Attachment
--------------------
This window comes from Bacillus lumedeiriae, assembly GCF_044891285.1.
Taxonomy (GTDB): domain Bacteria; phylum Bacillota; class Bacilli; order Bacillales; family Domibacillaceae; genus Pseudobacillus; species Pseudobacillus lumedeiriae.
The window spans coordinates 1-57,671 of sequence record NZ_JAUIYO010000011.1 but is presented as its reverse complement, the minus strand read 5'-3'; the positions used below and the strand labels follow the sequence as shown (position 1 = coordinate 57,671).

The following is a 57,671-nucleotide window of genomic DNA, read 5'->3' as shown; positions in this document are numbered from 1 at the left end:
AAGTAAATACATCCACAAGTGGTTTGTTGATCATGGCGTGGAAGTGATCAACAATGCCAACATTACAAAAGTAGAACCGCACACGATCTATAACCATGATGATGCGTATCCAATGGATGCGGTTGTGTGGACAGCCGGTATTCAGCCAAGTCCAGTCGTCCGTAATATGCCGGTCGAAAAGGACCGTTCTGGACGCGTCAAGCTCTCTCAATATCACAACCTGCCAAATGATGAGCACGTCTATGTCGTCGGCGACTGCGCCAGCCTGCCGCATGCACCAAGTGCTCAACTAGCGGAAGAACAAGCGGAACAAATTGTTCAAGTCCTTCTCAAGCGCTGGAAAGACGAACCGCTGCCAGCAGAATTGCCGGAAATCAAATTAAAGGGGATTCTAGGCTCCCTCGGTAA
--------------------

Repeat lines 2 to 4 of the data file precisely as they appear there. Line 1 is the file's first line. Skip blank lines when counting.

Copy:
Taxonomy (GTDB): domain Bacteria; phylum Bacillota; class Bacilli; order Bacillales; family Domibacillaceae; genus Pseudobacillus; species Pseudobacillus lumedeiriae.
The window spans coordinates 1-57,671 of sequence record NZ_JAUIYO010000011.1 but is presented as its reverse complement, the minus strand read 5'-3'; the positions used below and the strand labels follow the sequence as shown (position 1 = coordinate 57,671).

The following is a 57,671-nucleotide window of genomic DNA, read 5'->3' as shown; positions in this document are numbered from 1 at the left end: